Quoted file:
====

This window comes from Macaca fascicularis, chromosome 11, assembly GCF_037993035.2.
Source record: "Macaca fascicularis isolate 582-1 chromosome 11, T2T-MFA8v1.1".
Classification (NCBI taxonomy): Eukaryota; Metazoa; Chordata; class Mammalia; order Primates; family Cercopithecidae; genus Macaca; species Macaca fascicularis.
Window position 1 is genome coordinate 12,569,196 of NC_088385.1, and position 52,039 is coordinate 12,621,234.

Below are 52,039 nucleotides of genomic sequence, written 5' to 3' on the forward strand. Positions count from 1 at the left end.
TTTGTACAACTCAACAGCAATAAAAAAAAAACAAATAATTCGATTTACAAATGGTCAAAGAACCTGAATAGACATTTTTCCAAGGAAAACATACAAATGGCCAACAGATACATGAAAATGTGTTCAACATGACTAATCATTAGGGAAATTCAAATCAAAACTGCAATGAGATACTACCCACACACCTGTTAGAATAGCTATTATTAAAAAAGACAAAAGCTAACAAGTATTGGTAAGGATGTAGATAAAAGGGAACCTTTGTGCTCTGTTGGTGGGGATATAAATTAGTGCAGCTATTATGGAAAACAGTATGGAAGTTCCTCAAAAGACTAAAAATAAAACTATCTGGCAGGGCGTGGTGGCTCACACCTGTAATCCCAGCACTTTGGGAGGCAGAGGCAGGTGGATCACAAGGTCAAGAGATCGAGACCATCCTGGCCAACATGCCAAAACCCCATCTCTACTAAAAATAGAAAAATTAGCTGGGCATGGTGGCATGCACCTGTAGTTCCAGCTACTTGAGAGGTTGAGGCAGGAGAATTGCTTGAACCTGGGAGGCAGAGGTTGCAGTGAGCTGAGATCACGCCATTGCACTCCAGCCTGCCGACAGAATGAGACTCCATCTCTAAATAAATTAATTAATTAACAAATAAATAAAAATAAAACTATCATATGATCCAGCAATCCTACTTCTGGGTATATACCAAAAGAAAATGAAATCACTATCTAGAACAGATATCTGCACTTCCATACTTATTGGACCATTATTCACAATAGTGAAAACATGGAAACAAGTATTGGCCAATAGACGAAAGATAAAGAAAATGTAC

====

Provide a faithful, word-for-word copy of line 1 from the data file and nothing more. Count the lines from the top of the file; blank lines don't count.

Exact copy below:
This window comes from Macaca fascicularis, chromosome 11, assembly GCF_037993035.2.